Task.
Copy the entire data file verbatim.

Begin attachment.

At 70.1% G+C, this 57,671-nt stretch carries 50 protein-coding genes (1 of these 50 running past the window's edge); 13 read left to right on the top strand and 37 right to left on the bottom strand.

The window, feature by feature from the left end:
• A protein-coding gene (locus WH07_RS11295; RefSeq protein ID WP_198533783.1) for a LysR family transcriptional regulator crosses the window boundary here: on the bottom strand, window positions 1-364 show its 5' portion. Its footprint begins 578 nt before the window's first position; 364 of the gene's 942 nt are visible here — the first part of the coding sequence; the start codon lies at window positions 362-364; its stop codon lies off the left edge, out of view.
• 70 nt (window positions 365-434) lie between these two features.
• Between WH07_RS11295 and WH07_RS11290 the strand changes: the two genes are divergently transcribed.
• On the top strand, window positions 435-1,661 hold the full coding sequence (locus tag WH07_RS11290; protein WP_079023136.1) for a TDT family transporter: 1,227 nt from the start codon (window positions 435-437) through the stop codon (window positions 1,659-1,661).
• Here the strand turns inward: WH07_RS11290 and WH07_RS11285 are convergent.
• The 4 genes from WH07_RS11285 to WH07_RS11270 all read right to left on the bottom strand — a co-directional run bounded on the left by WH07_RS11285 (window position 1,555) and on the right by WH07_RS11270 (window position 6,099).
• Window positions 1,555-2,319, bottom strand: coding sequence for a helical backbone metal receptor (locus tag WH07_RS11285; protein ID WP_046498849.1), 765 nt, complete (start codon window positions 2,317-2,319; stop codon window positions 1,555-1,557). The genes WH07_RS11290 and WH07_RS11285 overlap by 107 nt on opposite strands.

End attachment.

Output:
At 70.1% G+C, this 57,671-nt stretch carries 50 protein-coding genes (1 of these 50 running past the window's edge); 13 read left to right on the top strand and 37 right to left on the bottom strand.

The window, feature by feature from the left end:
• A protein-coding gene (locus WH07_RS11295; RefSeq protein ID WP_198533783.1) for a LysR family transcriptional regulator crosses the window boundary here: on the bottom strand, window positions 1-364 show its 5' portion. Its footprint begins 578 nt before the window's first position; 364 of the gene's 942 nt are visible here — the first part of the coding sequence; the start codon lies at window positions 362-364; its stop codon lies off the left edge, out of view.
• 70 nt (window positions 365-434) lie between these two features.
• Between WH07_RS11295 and WH07_RS11290 the strand changes: the two genes are divergently transcribed.
• On the top strand, window positions 435-1,661 hold the full coding sequence (locus tag WH07_RS11290; protein WP_079023136.1) for a TDT family transporter: 1,227 nt from the start codon (window positions 435-437) through the stop codon (window positions 1,659-1,661).
• Here the strand turns inward: WH07_RS11290 and WH07_RS11285 are convergent.
• The 4 genes from WH07_RS11285 to WH07_RS11270 all read right to left on the bottom strand — a co-directional run bounded on the left by WH07_RS11285 (window position 1,555) and on the right by WH07_RS11270 (window position 6,099).
• Window positions 1,555-2,319, bottom strand: coding sequence for a helical backbone metal receptor (locus tag WH07_RS11285; protein ID WP_046498849.1), 765 nt, complete (start codon window positions 2,317-2,319; stop codon window positions 1,555-1,557). The genes WH07_RS11290 and WH07_RS11285 overlap by 107 nt on opposite strands.